(part of speech)
by Melissa Allen
A few months ago I took down from a high shelf the works of the ancient Roman poet Horace, which I read in high school Latin class. Inside were still folded-up sheets of lined paper with my translations of some of Horace’s odes written neatly on them in my best high-school handwriting. The first one, which was always my favorite, even before I had any real understanding of what it meant, began, “Alas, how the years fly…”. Yes, so they do.
These are poems with a very definite meter, which rely heavily on sound for their effect. So I read them aloud. And then again, a few more times, because sometimes I’m in love with the sound of my own voice. They sounded great. I became a little bit jealous of Horace. For one thing, he didn’t have the Internet to distract him. For another, even if you don’t know Latin from Klingon, you can tell that this is some kickass poetry:
frustra cruento Marte carebimus
fractisque rauci fluctibus Hadriae,
…frustra per autumnos nocentem
……corporibus metuemus Austrum:
at least, if you have ears you can; and you might even be able to guess that it has something to do with waves and wind and cold and sickness and death and gut-cracking fear. The gist of it, which is highly relevant to all of us in North America this winter, is that it’s stupid to spend our lives terrified of all the crap nature throws at us when — not to put too fine a point on it — we’re all going to die anyway, somehow, some day. (In a later verse, Horace rubs it in by pointing out that after we die our descendants are going to drink up all the good wine we were saving. Moral [I guess?]: Drink more. Now.)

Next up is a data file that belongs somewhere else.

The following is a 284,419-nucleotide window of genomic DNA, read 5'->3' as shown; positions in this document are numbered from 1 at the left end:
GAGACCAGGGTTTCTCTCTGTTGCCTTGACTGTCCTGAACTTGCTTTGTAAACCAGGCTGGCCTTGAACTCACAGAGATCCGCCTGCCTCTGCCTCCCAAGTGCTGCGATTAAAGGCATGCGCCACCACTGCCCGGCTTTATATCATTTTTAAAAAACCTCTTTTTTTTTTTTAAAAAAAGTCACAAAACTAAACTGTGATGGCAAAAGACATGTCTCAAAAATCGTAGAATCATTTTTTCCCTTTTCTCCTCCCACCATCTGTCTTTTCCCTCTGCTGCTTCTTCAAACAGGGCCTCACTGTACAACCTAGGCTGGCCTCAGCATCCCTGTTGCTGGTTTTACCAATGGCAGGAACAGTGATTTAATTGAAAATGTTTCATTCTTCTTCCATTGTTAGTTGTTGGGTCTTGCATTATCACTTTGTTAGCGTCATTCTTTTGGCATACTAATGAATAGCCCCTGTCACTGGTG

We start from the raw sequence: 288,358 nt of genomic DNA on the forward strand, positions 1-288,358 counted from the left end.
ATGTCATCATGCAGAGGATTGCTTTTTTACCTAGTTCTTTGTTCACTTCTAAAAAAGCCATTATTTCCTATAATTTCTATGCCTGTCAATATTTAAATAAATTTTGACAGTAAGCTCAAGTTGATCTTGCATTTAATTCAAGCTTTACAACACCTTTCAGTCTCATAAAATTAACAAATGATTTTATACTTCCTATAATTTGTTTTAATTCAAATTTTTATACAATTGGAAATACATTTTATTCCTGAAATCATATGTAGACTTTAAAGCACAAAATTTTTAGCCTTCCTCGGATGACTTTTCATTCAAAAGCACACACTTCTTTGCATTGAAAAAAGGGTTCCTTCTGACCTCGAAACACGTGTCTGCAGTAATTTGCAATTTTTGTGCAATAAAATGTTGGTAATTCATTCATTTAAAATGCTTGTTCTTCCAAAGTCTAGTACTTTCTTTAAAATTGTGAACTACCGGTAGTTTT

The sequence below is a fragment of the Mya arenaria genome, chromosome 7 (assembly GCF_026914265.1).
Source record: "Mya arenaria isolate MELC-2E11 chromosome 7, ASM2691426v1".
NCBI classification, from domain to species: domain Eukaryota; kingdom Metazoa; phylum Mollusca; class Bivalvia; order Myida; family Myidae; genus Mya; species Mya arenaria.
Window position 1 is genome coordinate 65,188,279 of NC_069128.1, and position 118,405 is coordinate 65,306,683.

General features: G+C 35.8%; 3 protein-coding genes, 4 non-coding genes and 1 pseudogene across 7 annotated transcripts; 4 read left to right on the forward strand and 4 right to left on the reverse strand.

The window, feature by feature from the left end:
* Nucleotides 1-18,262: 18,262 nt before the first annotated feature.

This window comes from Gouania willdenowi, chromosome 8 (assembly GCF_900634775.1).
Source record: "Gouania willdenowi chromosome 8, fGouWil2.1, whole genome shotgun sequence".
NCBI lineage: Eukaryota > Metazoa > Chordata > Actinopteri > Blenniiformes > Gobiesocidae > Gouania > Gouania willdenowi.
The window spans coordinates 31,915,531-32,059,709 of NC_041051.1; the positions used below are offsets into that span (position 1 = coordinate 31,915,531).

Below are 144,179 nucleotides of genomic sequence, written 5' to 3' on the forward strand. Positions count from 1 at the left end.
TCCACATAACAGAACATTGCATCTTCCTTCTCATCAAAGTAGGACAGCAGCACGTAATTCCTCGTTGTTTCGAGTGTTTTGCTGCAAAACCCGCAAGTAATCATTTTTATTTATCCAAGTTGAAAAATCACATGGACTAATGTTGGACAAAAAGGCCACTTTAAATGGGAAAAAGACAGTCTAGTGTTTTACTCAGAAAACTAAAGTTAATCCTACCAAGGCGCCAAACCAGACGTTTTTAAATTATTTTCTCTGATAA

So Horace and I leave you with these uplifting thoughts. A, if you get worried this winter that if you spend five more minutes outside they’re going to find you frozen in a snowbank in the morning, just remember, worry is pointless–you’ll be waiting to cross the River Styx any day now anyway! B, while you’re waiting, you can take your teeth-gnashing agony and make a kickass poem out of it, or at least a small, unobtrusive poem that makes you feel a little bit better. You’re welcome.
another part of speech